How Do I Say No Without Feeling Bad

How do I say NO! Without feeling bad?

I hear this from many of my clients, and even my friends and family. How do I say No to someone I care about, and not feel guilty, or bad about it. Or in some cases, how do I deal with the very real possibility that they will be angry or upset with me if I do?

I feel like this question just points clearly to the lack of clarity and boundaries that most of us have grown up with. For the most part, families do not have the best practices of boundaries and consent. We all are scrambling around trying to get our needs met, and not really knowing how to do that in an empowered way.

For many people of our parents or grandparents generation, the gender and family roles were much more strictly defined by society. This often left a huge gap between an individual’s true desires and what they were ‘allowed’ to be or do. It often feels like we don’t have authority over our Yes’s and no’s.

In this state of disconnect, it is no wonder that something inside us feels hurt when we hear a No! We feel so trapped by our own definitions of what our roles are, that we project this onto those around us. In this case, we feel that others should do for us what WE feel is right, and we forget that those other people may have their own inner autonomy.

So if you ask someone for something and you hear a no, what do you feel? Do you feel unvalued? Unheard? Unimportant? Is that really true?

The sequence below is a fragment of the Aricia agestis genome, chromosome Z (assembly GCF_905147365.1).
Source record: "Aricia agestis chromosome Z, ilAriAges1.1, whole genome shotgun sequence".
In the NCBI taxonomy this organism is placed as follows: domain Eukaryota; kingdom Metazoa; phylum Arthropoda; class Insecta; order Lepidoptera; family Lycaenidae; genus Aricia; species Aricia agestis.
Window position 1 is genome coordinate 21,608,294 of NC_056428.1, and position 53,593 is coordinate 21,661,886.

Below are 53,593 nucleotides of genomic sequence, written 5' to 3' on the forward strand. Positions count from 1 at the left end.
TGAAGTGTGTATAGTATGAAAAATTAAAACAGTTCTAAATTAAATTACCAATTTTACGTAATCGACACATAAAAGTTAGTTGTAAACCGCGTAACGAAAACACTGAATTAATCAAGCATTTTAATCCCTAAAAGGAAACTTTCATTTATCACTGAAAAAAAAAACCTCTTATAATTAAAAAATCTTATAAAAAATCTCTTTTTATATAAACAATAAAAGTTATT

Is there another reality that might also be true? Are they honestly too busy, too tired, not able to do what you ask with a full heart? Can we hear the No as just a word, and not a rejection of ourselves? Is there someone else, or another way to meet our own need in the moment?

If we are willing to hear a No in a non-threatening way, we offer freedom to the other person, to answer us honestly. Their yes or no becomes more authentic, and we feel good about that. In the reverse, if we answer yes and no with no attachment to being ‘liked’ in the moment, but only from what comes honestly from our hearts, we offer the opportunity for the other person to trust our sincerity.

If we are able to say No with clarity and understanding, our Yes becomes very powerful also. People will come to know and trust you in a deeper way. This is a shift in relationship skills from the old way of obligation to a new way of authenticity. True intimacy and trust are built on this type of communication.

I have found that in learning and practicing this, I have not always had good reactions from people close to me. Sometimes there were a few minutes of protest at my new found boundaries. I had to be willing to let go of needing to be liked all the time. However, I can honestly say that after that short protest, IF I stayed in my truth and didn’t react, the other person became calm and even resourceful in finding another way to meet their need besides me.

I had gained my freedom. In this way, I also feel empowered to consider saying a full YES! When I do have the time, energy and resources to help someone out. I no longer blame others for taking my time and energy because I choose what I say yes and no to.

Freedom is a wonderful quality that comes as we allow our inner child to mature. We are no longer hiding behind whining and excuses. Wouldn’t relationships also be easier if we were more in our adult mode and allowed others to be in their maturity also?

This is my vision for truly phenomenal intimate relationships.

If you want to learn and practice these types of skills, working with an intimacy educator is the perfect place to start. You can book a free 30 minute consult with me through my website www.pleasureforhealth.com

With love,

Ailsa